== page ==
A few days ago, I received an email from Stan Ketcik of the Ukulele Moonshiners that read, “Have a great St. Pat’s week! Here is a song that I wrote that the band recorded. I hope it puts a smile on your face.”
I love the band’s music, so I clicked on the link to “Blame it on the Irish in Me.”
It was such a fun song, with a vibe that reminded me of The Irish Rovers. As of Friday morning, the music video had 1,300 views even though this lone music video on the “Stan the Aloha Man” YouTube page was uploaded just five days before.
The song did bring a smile – a wide smile – to my face. So why not share the song and the smiles with Herald-News readers?
I replied to Ketcik of Minooka, and we talked Friday morning. He was surprised I called. He said he wasn’t looking for a story. He said he just wanted to share the song and said, “I think you have a little bit of Irish in your heart somewhere.”
Ketcik said his mother’s side of the family is “completely Irish.” And he said whenever his uncle would prank someone or make someone laugh, his aunt would say, ‘Oh, you can blame it on the Irish in him.”
[ Ukulele Moonshiners will play before White Sox game on Saturday ]
The phrase stuck with Ketcik, who loves his Irish heritage. One day he decided to write a “fun song,” and the words flowed out. The result, however, is a group effort.
Ketcik plays ukulele and didgeridoo for the Ukulele Moonshiners.
He said Ed Kocjan of Channahon (bass and mandolin) did all the musical arrangements, Ron Alberico of Lockport (ukulele, bongos, steel drum and slide guitar) did all the percussions and harmony, Denis Kramer of Batavia (ukulele and kazoo) “put together the great solos in here with the banjo,” and Ketcik’s wife, Jo Ann, created the music video.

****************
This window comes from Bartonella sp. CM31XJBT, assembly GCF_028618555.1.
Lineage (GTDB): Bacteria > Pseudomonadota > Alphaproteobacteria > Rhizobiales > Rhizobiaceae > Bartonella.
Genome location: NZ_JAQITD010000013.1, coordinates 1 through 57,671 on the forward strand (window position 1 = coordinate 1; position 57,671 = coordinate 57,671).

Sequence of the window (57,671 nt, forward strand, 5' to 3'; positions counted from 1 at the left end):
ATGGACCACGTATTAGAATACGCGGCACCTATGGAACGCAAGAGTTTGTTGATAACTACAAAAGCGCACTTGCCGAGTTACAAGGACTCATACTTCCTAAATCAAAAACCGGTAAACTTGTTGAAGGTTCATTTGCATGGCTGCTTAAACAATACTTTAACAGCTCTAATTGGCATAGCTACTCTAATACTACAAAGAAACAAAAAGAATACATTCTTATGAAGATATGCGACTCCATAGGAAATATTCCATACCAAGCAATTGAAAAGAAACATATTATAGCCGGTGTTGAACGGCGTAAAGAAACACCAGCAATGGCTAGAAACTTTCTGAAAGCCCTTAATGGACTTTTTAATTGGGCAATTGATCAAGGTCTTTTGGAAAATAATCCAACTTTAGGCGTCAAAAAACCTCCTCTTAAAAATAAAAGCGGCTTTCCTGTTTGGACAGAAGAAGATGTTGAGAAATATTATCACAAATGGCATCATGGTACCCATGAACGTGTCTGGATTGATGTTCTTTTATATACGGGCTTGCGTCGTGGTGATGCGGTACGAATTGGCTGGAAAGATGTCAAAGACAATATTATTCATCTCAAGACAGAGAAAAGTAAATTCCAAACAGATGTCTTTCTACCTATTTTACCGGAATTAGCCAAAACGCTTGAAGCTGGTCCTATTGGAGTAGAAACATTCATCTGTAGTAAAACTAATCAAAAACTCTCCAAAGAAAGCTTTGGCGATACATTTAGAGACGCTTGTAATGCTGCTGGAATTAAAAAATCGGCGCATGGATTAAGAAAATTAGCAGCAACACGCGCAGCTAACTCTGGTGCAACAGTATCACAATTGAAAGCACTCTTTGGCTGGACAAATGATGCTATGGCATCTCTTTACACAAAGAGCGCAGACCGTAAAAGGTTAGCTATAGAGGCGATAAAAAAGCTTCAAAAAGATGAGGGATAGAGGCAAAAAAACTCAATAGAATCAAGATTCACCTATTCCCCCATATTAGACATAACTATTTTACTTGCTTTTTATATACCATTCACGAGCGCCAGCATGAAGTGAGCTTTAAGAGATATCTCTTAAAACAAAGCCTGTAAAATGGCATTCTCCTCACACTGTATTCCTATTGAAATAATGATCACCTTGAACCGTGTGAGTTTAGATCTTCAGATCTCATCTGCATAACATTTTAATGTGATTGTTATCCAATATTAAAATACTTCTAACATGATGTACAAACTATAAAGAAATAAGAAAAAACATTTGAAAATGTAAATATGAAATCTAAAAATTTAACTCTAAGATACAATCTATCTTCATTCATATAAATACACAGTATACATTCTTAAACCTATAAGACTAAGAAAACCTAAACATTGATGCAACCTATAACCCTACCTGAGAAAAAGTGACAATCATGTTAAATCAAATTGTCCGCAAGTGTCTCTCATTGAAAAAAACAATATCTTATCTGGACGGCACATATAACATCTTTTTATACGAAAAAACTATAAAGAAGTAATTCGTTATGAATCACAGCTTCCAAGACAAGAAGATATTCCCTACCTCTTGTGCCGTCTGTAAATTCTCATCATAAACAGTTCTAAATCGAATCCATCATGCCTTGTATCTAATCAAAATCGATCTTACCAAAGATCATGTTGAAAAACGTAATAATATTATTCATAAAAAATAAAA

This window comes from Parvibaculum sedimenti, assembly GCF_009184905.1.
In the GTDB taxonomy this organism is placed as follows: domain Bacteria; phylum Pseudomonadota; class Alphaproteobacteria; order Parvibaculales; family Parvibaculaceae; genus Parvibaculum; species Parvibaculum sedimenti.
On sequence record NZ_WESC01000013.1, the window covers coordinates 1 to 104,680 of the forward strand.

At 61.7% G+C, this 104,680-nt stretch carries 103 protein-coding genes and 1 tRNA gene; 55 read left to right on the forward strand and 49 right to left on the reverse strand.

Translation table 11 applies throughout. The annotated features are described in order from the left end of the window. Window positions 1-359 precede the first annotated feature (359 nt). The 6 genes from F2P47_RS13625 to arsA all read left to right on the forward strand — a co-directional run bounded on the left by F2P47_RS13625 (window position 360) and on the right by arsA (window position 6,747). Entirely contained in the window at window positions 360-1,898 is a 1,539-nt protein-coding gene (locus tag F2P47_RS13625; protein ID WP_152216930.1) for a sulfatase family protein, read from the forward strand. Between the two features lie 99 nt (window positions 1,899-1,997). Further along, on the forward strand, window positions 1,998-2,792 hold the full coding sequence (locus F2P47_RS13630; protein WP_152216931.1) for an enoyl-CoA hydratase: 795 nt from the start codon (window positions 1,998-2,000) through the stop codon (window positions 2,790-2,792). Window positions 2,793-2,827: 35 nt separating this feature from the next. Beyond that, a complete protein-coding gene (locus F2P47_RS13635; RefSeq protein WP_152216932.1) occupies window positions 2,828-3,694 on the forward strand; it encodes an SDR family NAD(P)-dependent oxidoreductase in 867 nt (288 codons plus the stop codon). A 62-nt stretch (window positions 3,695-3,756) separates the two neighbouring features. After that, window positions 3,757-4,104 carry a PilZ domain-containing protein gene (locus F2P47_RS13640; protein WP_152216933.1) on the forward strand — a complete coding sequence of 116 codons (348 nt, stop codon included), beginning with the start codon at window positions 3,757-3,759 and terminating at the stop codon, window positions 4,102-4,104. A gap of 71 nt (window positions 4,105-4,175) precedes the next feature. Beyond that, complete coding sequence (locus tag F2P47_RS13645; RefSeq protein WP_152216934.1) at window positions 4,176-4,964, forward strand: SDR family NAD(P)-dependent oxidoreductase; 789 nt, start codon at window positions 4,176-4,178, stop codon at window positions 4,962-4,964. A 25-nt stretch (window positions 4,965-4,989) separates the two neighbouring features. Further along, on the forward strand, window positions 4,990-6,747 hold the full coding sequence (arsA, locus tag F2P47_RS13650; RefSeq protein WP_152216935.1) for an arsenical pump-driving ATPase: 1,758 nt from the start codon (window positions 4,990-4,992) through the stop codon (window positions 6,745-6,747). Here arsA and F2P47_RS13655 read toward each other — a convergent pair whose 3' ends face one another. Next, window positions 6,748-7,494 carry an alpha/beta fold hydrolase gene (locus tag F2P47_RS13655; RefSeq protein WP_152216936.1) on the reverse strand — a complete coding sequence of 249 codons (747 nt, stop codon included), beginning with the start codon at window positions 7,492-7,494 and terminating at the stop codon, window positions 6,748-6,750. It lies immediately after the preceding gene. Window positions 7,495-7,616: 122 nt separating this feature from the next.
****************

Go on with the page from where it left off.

“She’d started messing around with Adobe Premiere and was having a good time with that,” Ketcik said. “I was shocked when I saw what she put together.”
Ketcik said that wherever the Ukulele Moonshiners perform, from small senior facilities to big festivals and for the White Sox’s Margaritaville Day, the goal is to put smiles on people’s faces.
“When you play the ukulele, you can’t help but smile,” Ketcik said.
Ketcik recalled playing a Christmas show at an area nursing home and then gathering around the bed of a paralyzed man to play a few songs. Although the man couldn’t speak, he was able to mouth the words, tears streaming down his face, Ketcik said.
“That’s why people should do music – to lift up someone’s day,” Ketcik said. “That’s what it’s really all about.”
Ketcik said the Ukulele Moonshiners open their shows by asking people to turn to the person on their left and the person on their right and say, “I love you.” The band hopes the celebration at each show carries into a daily celebration of life, he said.
“We have so much division these days. We need more time to smile.”— Stan Ketcik, member of the Ukulele Moonshiners
Before Ketcik hung up the phone – the Ukulele Moonshiners were performing in Lisle that day – he said he had “something else to say,” and then quoted the song’s chorus.
“Hail, hail, lift up your glass. Drink to the future, regrets in the past,” Ketcik said. “We have so much division these days. We need more time to smile.”
For more information and upcoming performances, visit ukulelemoonshiners.com.
Denise M. Baran-Unland is the features editor at The Herald-News. Contact her at 815-280-4122 or firstname.lastname@example.org.